Press freedom: Shropshire Star Editor Martin Wright on why we need you to speak up for us now

Imagine you are going about your everyday business and somebody accuses you of wrongdoing. You would be frustrated and cross, no doubt. But imagine that it didn't end there; imagine that your accuser decided to take legal action.

Press freedom: Shropshire Star Editor Martin Wright on why we need you to speak up for us now

So you go to court, you win the case and prove you did nothing wrong. But you still have to pay – not only your costs, but the costs of your accuser too. Does that sound fair? It doesn't to me, and yet that is exactly what Section 40 of the Crime and Courts Act could mean for newspapers such as the Shropshire Star,

says editor Martin Wright


The root of this issue goes back to the Leveson Inquiry which followed the phone-hacking scandal. It is worth stating again that regional newspapers – including the Shropshire Star – played absolutely no part in that scandal.

Indeed, Lord Justice Leveson in his findings exonerated the local and regional press stating: "The criticisms of culture, practices and ethics of the press that have been raised in this inquiry do not affect them: on the contrary, they have been much praised."

Yet we in the local newspaper industry continue to suffer the consequences of the phone hacking scandal.

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In Lord Leveson's findings, he proposed a new press regulator should be subject to Government approval through a state-backed recognition panel.

The vast majority of publishers – including the Shropshire Star – felt this raised the spectre of state intervention, compromising the freedom of the press.

So we chose instead to join the Independent Press Standards Organisation (Ipso).

Since then, a rival regulator – the Max Mosley-backed Impress – has won official recognition under the terms of the Royal Charter. Leaving aside the obvious question of whether an organisation supported by an individual that has, to put it mildly, a difficult relationship with the press could ever be independent, the recognition of Impress could be a defining moment in the whole saga.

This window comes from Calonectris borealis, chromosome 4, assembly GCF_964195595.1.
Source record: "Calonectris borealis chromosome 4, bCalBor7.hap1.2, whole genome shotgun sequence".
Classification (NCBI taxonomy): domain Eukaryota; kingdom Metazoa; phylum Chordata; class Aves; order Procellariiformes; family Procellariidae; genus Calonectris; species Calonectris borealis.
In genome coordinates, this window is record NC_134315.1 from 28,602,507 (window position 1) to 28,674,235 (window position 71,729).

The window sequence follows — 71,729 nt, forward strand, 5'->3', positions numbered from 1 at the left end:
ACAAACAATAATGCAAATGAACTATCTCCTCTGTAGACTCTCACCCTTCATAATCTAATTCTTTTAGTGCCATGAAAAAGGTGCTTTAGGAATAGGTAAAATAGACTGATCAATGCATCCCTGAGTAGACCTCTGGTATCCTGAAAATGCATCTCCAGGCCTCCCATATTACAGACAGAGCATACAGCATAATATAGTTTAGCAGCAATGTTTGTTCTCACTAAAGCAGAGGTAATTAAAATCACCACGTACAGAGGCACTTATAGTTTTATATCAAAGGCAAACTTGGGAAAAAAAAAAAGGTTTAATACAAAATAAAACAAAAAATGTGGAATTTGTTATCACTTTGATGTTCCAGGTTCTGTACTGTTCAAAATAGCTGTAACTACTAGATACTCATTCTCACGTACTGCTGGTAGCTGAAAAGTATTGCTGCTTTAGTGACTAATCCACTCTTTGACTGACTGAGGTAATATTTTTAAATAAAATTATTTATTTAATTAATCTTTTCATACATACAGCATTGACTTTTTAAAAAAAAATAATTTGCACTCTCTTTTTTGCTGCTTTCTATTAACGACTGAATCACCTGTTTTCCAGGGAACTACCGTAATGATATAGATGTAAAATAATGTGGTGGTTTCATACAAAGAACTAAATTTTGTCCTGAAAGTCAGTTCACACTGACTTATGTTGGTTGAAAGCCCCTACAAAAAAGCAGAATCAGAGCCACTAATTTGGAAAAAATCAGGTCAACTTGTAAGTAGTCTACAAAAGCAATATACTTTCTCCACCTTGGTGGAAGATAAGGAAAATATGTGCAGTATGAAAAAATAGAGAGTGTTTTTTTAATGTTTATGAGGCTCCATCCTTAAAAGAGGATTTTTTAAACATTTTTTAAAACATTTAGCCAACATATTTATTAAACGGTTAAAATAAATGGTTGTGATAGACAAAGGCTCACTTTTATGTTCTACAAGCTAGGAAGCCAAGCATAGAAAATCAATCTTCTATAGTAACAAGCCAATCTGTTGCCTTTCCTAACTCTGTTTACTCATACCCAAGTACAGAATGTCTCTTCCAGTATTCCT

It means that should Section 40 be implemented, newspapers who have not signed up to Impress could be wrongly sued for libel or privacy, fight and win the case in court, vindicating their reporting, only to be forced to pay the costs of the unsuccessful claimant as well as their own.

Such costs would be crippling for the local press. At best, the constant threat of legal proceedings would stifle investigative reporting – and at worse even close titles. This strikes at the very heart of our democracy. Newspapers must be free to challenge, to hold those in power to account, without the prospect of financial sanctions hanging over them.

We should be able to expose corruption and to shine a light into areas that some would rather stay hidden. The Shropshire Star prides itself on the high standard of its coverage. Inevitably given the number of stories we carry each day, mistakes happen. But when errors are made, we are quick to correct and apologise.

Ipso is a robust, independent regulator that upholds the Editors' Code of Practice. It takes up complaints from members of the public, requires the prominent publication of corrections, and has the power to fine up to £1 million for serious enough breaches of the Editors' Code. It is not, as some would have it, toothless.

And now is the bit where we ask for your help. The government is in the middle of a 10-week consultation on section 40, running until January 10.

It is vital this consultation balances up the need to protect the rights of individuals, while still allowing newspapers to pursue stories in the public interest. Without this, the role of the newspapers like the Shropshire Star in exposing wrongdoing and upholding your right to know will be placed in serious jeopardy.

Every response counts, so please support us to ensure that the Shropshire Star – and newspapers like us – can continue to do our work unencumbered by this grossly unfair legislation.

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